Harlingen Irrigation District
With the reputation of being a grower’s paradise, the Rio Grande Valley has boasted agriculture as its leading economic boon for the past 100 years. While agriculture retains its top spot as the Valley’s staple industry, farmland is quickly being replaced with suburban and commercial development. The loss of land in this southernmost tip of Texas, combined with competing demands for water from industries and municipalities, means irrigation districts and agricultural producers must convey and use water more efficiently. The Harlingen Irrigation District–Cameron County No. 1 (Irrigation District) is meeting this challenge head-on and helping others in the Valley do the same.
In looking for more efficient ways to irrigate crops, the Irrigation District secured a 10-year grant in 2004 to manage the Agricultural Water Conservation Demonstration Initiative Program (ADI Program) in the Valley. The ADI Program aims to promote water conservation throughout Texas to help meet future water demands while maintaining or increasing farm profitability.
The Irrigation District’s program has succeeded in recruiting dozens of local farmers willing to test new technologies and irrigation methods on a wide variety of crops, including cotton, corn, grain sorghum, sugarcane, citrus, and vegetables. As participating farmers learn that they may have the same crop yields—or better— using less water, the Irrigation District hopes more farmers will begin using the same techniques.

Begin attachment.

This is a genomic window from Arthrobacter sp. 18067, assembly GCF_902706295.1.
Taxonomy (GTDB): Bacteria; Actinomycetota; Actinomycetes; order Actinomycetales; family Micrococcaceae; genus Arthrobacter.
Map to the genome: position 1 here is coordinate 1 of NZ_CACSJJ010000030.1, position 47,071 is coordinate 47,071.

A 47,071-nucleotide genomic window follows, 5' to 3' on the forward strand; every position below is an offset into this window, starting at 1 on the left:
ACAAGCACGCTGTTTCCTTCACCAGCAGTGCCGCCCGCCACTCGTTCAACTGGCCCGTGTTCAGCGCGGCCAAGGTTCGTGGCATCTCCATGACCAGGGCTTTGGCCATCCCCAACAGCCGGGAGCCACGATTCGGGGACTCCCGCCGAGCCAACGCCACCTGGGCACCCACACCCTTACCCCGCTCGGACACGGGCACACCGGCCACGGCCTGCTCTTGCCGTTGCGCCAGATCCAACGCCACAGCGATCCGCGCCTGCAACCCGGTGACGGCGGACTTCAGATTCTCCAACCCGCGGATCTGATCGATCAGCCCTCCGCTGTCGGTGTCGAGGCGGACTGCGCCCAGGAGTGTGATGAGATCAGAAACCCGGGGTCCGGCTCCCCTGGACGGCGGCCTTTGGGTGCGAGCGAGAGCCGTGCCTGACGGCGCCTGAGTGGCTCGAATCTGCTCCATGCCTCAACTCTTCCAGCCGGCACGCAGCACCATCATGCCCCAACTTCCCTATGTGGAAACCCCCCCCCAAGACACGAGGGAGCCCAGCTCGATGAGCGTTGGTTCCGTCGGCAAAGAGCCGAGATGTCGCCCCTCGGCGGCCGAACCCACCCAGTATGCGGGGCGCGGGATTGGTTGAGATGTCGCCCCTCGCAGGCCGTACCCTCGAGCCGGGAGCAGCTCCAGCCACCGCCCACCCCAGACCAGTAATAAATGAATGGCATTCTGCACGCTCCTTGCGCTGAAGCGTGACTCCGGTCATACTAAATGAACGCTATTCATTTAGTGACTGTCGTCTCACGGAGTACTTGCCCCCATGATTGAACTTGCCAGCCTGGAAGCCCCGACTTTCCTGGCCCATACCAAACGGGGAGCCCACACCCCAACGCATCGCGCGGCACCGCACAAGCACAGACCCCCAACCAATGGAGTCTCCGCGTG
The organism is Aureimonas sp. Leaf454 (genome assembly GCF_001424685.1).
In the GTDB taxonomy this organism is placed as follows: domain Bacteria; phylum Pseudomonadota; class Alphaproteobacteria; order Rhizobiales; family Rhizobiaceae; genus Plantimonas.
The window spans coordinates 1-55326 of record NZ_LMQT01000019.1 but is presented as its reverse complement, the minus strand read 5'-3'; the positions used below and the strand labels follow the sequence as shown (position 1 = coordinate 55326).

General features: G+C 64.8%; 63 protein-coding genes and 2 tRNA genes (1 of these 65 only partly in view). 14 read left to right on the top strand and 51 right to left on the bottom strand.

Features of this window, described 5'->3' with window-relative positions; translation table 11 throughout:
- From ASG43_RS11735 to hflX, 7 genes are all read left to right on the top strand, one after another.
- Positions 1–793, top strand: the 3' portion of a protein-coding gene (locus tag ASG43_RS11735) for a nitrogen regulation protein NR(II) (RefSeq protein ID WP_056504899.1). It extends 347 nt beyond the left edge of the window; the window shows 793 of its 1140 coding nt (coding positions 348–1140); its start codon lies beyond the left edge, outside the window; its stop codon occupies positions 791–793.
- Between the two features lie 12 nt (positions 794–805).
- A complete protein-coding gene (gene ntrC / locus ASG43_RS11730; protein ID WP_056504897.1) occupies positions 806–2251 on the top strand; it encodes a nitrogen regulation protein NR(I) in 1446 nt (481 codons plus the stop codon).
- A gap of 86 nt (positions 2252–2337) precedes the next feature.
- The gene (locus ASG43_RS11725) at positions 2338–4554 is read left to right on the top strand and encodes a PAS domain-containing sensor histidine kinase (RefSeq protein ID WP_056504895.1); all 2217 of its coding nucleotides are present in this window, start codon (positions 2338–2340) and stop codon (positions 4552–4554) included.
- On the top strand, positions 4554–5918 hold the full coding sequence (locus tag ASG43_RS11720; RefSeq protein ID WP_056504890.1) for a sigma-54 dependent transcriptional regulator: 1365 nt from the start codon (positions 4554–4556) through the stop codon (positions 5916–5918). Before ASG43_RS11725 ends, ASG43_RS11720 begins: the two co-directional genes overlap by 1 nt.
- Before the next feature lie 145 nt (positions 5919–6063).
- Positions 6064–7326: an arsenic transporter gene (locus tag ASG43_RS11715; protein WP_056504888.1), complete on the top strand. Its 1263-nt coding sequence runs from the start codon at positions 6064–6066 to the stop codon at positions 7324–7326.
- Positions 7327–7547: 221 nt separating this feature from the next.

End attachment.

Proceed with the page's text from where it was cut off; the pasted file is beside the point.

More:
The Irrigation District also built the state’s first Flow Meter Calibration Center, where other irrigation districts can test and calibrate equipment to more accurately measure water usage by farmers and learn proper procedures for determining the validity of meter readings.
In addition to ADI Program efforts, the Irrigation District installed different types of automatic meters throughout its 250-mile irrigation system and tied them into a telemetry system that reports water pumping and water flows on its website in real time. It is a valuable tool for allowing the district to assess water usage and operate more efficiently, as well as an opportunity for farmers to obtain data that assist them with determining current watering needs.
In 2010, the Irrigation District sponsored an inaugural Texas Irrigation Expo as a forum for promoting water conservation and sharing lessons learned from the first five years of the ADI Program with farmers, irrigation districts, and groundwater conservation districts across the state. Nearly 60 private companies, nonprofits, and governmental agencies exhibited information about programs, products, and services that help conserve water. Attendees benefited from presentations by expert speakers and tours of demonstration sites currently using water conservation tools and techniques on their farms.